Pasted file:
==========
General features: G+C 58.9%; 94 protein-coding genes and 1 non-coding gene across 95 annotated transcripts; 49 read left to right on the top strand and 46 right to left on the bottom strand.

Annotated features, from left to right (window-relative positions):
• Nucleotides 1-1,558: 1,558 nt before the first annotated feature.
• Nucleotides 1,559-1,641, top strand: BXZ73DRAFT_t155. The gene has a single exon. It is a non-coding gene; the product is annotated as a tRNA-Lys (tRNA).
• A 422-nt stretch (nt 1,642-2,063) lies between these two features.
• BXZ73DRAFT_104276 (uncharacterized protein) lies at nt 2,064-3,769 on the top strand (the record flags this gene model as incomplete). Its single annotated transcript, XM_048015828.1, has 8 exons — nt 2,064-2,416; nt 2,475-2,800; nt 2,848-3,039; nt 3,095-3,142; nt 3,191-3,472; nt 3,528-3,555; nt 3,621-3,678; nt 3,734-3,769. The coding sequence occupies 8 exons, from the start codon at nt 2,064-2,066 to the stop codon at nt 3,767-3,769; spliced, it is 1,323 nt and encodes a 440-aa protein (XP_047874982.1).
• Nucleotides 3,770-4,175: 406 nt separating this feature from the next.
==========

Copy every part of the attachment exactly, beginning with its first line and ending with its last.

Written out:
General features: G+C 58.9%; 94 protein-coding genes and 1 non-coding gene across 95 annotated transcripts; 49 read left to right on the top strand and 46 right to left on the bottom strand.

Annotated features, from left to right (window-relative positions):
• Nucleotides 1-1,558: 1,558 nt before the first annotated feature.
• Nucleotides 1,559-1,641, top strand: BXZ73DRAFT_t155. The gene has a single exon. It is a non-coding gene; the product is annotated as a tRNA-Lys (tRNA).
• A 422-nt stretch (nt 1,642-2,063) lies between these two features.
• BXZ73DRAFT_104276 (uncharacterized protein) lies at nt 2,064-3,769 on the top strand (the record flags this gene model as incomplete). Its single annotated transcript, XM_048015828.1, has 8 exons — nt 2,064-2,416; nt 2,475-2,800; nt 2,848-3,039; nt 3,095-3,142; nt 3,191-3,472; nt 3,528-3,555; nt 3,621-3,678; nt 3,734-3,769. The coding sequence occupies 8 exons, from the start codon at nt 2,064-2,066 to the stop codon at nt 3,767-3,769; spliced, it is 1,323 nt and encodes a 440-aa protein (XP_047874982.1).
• Nucleotides 3,770-4,175: 406 nt separating this feature from the next.